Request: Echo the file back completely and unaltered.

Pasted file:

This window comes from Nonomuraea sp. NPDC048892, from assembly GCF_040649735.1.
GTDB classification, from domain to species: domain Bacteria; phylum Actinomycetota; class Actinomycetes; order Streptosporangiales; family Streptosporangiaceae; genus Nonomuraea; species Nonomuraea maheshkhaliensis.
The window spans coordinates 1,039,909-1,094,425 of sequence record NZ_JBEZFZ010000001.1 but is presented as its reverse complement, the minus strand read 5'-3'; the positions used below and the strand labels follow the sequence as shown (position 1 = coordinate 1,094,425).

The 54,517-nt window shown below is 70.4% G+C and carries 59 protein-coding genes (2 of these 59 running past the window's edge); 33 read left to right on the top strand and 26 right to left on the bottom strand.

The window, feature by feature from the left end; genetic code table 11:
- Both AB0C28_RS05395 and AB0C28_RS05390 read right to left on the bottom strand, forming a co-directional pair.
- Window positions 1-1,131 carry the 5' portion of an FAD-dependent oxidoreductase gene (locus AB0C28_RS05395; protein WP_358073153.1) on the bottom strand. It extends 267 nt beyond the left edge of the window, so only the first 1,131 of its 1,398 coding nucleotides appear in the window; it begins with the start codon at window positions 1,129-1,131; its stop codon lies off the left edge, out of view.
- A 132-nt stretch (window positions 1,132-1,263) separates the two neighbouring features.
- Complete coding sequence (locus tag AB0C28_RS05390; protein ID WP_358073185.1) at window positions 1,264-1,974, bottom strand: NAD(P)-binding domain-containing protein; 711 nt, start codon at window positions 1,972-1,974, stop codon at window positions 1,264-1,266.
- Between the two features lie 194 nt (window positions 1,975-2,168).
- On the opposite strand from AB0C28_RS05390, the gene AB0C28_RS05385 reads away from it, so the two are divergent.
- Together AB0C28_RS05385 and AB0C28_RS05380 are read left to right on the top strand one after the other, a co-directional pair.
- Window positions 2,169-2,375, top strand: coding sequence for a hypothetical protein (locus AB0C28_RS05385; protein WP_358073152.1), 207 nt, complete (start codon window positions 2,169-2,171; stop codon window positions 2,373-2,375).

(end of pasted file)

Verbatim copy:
This window comes from Nonomuraea sp. NPDC048892, from assembly GCF_040649735.1.
GTDB classification, from domain to species: domain Bacteria; phylum Actinomycetota; class Actinomycetes; order Streptosporangiales; family Streptosporangiaceae; genus Nonomuraea; species Nonomuraea maheshkhaliensis.
The window spans coordinates 1,039,909-1,094,425 of sequence record NZ_JBEZFZ010000001.1 but is presented as its reverse complement, the minus strand read 5'-3'; the positions used below and the strand labels follow the sequence as shown (position 1 = coordinate 1,094,425).

The 54,517-nt window shown below is 70.4% G+C and carries 59 protein-coding genes (2 of these 59 running past the window's edge); 33 read left to right on the top strand and 26 right to left on the bottom strand.

The window, feature by feature from the left end; genetic code table 11:
- Both AB0C28_RS05395 and AB0C28_RS05390 read right to left on the bottom strand, forming a co-directional pair.
- Window positions 1-1,131 carry the 5' portion of an FAD-dependent oxidoreductase gene (locus AB0C28_RS05395; protein WP_358073153.1) on the bottom strand. It extends 267 nt beyond the left edge of the window, so only the first 1,131 of its 1,398 coding nucleotides appear in the window; it begins with the start codon at window positions 1,129-1,131; its stop codon lies off the left edge, out of view.
- A 132-nt stretch (window positions 1,132-1,263) separates the two neighbouring features.
- Complete coding sequence (locus tag AB0C28_RS05390; protein ID WP_358073185.1) at window positions 1,264-1,974, bottom strand: NAD(P)-binding domain-containing protein; 711 nt, start codon at window positions 1,972-1,974, stop codon at window positions 1,264-1,266.
- Between the two features lie 194 nt (window positions 1,975-2,168).
- On the opposite strand from AB0C28_RS05390, the gene AB0C28_RS05385 reads away from it, so the two are divergent.
- Together AB0C28_RS05385 and AB0C28_RS05380 are read left to right on the top strand one after the other, a co-directional pair.
- Window positions 2,169-2,375, top strand: coding sequence for a hypothetical protein (locus AB0C28_RS05385; protein WP_358073152.1), 207 nt, complete (start codon window positions 2,169-2,171; stop codon window positions 2,373-2,375).